Football, Gender And Success

I know why they do it. It’s meant to be nice. I know that. I’m meant to be thrilled and agree. But, frankly, I find it quite annoying.

Actually more than ‘quite’. I find it VERY annoying.

When you see what I’m talking about and many of you will think I’m over reacting – that I need to ‘chill out’.

Perhaps I do.

But, even so, hear me out. I do have a point.

A few months ago, Sam was on the cusp of crawling, he was a bundle of wriggly-ness (yes, I’m aware that’s not a word). He’d recently discovered his legs (an event that, I’m sure, must have been akin to when Carter unearthed Tutankhamen’s tomb – although this story only contains one mummy). Sam was kicking his legs all the time – like it was going out of fashion.

Here comes the annoying bit.

“He’s kicking well there,” said an old lady, smiling at me. “Who knows? You might have a footballer on your hands!”

Now I know, in her mind, she was probably saying something nice.

That’s what you say about little boys, isn’t it? If they’re lucky, they might grow up to be footballers. It’s a social norm, an acceptable comment to pass on a baby. My frustration is not with the old lady. She is certainly not the first to have said it to Sam, and (I’m sure) won’t be the last. My frustration is with the aspiration that lies behind it?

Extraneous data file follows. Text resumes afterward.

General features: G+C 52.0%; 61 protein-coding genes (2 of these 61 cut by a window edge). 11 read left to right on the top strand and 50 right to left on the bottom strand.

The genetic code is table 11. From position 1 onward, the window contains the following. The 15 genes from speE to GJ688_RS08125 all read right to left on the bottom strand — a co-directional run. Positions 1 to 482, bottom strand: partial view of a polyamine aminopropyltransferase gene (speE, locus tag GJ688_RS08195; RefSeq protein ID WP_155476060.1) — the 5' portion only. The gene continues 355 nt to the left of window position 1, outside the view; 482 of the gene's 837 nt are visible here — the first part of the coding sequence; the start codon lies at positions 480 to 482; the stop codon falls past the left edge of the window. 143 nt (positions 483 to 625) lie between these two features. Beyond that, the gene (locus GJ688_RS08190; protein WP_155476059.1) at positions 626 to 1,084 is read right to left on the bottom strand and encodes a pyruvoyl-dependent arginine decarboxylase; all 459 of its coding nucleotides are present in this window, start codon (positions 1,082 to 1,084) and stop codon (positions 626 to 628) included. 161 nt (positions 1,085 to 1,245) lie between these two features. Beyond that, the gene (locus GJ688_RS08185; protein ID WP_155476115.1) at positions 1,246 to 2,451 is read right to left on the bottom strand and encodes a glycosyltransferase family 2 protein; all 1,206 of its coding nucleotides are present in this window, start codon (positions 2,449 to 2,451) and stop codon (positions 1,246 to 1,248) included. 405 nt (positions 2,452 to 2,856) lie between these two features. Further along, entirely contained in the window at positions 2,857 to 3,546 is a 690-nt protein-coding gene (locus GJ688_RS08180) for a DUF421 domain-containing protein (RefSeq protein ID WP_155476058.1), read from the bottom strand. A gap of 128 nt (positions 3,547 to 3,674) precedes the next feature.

Why are we limiting our boys in this way?

Sam may well grow up to be a footballer. But kicking a ball around a field and speaking in monosyllables is not the only way my son can achieve success*.

*At this point, I’d like to make clear that, whatever he does with his life, Sam’ll always be a success in my eyes (even if he does play for Manchester United).

Why can’t we start saying?

“Oh, there’s a good arm wiggle. Who knows? You might have a cardio-thoracic surgeon on your hands!”


“He makes a good giggle. Who knows? You might have a polyglot on your hands!”


Well you get the idea. There are many, many, ways to ‘succeed’ in life.

For me being a nice, decent, caring person is the primary way this can be achieved. I’ll be far more proud of Sam if he looks out for the needs of others than if his face is available to stick into a Panini album (I’m talking stickers here, not sandwiches).

Our society is one screaming out for positive male role models. Wouldn’t it be great if a new generation was allowed to look beyond the football pitch to find them?

So, apologies to the old lady (who was, I know, meaning to be kind), but I’m not going to be limiting my son’s aspirations. There’s a whole world available to our kids, success can take many forms.

Next time you see a baby boy kicking/waving/smiling/screeching, why not say:

“There’s a great kick/wave/smile/screech he’d make a great dancer/social worker/paramedic/teacher”?

Maybe I overthink things?

But maybe, just maybe, I don’t?

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